We assessed the processivity of fibrin (ogen) adsorbed to unmodified, and to lecithin-coated (160 Å · molecule−1), polystyrene-divinylbenzene beads. At saturation, lecithin-coated beads bind approx.22% less fibrinogen than do unmodified beads, a consequence of the protein being excluded from the area occupied by the hydrophilic head group of the lipid on the lecithin-coated surface. Despite this reduced capacity, lecithin-coated beads saturated with fibrinogen aggregate in the presence of thrombin at a rate and to an extent both greater than those of saturated unmodified beads. These differences cannot be due to inhibition of thrombin activity by the unmodified beads since liberation of fibrinopeptides A and B from both beads is quantitative. Whereas the action of thrombin on bound fibrinogen is indifferent to the lipid film, fibrinogenolysis is much more rapid and complete when fibrinogen is bound to the lecithin-coated surface than when it is bound to unmodified polystyrene-divinylbenzene. We attribute this to greater accessibility of plasmin-labile sites when the fibrinogen is coadsorbed with the phospholipid. Based on several results and observations, including thrombin-initiated aggregation of beads, and patterns of fibrinogenolysis and transamidation of adsorbed fibrin, we hypothesize that flexible, elongate fibrin (ogen) molecules bind to the hydrophobic regions of these surfaces in near end-on fashion, an orientation that appears to be preserved by lecithin. We propose further that the study of fibrin (ogen) on surfaces, lipid surfaces in particular, should provide information relevant to a host of physiologic/pathophysiologic processes where fibrin (ogen) deposition on surfaces occurs.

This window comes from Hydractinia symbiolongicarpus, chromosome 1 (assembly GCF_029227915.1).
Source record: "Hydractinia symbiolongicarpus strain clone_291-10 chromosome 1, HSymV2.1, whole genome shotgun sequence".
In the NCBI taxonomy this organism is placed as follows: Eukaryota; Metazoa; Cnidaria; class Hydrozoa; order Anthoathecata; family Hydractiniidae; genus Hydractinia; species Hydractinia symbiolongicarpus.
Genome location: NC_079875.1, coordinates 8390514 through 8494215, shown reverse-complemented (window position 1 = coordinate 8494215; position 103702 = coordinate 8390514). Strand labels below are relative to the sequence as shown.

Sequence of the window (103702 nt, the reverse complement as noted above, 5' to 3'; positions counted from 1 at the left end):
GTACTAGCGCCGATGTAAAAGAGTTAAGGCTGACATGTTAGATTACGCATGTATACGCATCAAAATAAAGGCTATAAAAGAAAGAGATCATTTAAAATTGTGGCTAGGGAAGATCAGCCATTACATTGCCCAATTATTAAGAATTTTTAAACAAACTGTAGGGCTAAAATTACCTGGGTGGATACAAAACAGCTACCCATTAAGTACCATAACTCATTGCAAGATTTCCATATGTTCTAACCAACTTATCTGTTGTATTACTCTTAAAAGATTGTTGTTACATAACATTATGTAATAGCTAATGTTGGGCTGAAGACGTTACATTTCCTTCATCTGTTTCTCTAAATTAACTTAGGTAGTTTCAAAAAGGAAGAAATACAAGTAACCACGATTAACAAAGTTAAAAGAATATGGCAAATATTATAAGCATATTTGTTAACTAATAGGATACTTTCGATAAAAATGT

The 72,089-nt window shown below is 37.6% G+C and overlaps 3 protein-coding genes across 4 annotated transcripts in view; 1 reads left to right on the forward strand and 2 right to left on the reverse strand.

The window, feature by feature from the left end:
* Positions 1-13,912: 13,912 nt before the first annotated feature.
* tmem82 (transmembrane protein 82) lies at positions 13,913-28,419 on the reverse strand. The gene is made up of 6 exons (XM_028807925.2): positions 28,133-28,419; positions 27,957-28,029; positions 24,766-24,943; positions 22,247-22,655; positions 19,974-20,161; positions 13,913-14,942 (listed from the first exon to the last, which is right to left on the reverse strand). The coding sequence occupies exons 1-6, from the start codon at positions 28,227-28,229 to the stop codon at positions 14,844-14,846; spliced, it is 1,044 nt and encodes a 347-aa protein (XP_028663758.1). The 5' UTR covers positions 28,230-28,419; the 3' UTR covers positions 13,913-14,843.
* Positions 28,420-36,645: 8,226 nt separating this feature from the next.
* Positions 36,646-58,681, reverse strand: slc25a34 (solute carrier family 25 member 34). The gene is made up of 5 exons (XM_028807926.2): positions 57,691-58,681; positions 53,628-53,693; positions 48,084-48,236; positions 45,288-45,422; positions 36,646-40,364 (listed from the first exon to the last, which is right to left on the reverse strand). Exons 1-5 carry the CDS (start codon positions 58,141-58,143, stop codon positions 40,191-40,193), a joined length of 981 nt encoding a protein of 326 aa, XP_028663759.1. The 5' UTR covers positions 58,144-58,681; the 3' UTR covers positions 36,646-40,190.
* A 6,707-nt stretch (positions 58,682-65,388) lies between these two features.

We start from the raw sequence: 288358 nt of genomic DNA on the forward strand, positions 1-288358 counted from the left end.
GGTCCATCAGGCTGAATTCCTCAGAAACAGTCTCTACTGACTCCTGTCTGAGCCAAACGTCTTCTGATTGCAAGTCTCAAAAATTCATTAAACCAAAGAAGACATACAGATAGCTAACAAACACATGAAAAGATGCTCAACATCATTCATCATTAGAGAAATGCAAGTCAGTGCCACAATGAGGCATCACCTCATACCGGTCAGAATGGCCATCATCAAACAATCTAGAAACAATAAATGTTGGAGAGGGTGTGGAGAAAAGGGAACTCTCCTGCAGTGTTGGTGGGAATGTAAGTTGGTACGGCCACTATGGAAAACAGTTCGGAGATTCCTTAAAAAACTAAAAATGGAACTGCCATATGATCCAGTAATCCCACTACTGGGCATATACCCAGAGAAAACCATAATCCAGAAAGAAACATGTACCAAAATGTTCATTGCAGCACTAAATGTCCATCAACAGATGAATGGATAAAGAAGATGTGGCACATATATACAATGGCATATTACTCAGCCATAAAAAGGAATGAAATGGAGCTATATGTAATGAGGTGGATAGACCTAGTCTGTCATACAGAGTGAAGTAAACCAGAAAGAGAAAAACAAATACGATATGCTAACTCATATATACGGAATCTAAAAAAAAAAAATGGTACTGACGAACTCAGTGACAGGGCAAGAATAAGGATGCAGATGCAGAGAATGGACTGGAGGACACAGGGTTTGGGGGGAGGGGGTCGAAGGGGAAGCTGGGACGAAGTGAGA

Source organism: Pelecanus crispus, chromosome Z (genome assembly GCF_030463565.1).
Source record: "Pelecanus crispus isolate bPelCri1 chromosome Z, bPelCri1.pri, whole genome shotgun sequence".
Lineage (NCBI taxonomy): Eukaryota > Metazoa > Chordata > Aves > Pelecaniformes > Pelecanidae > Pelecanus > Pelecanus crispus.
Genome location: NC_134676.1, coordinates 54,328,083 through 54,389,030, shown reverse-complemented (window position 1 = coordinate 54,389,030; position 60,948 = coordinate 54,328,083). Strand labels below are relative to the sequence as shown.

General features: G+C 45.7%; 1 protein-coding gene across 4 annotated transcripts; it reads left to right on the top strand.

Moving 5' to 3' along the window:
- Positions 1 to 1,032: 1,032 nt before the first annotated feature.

ASJC Scopus subject areas
- Electronic, Optical and Magnetic Materials
- Surfaces, Coatings and Films
- Colloid and Surface Chemistry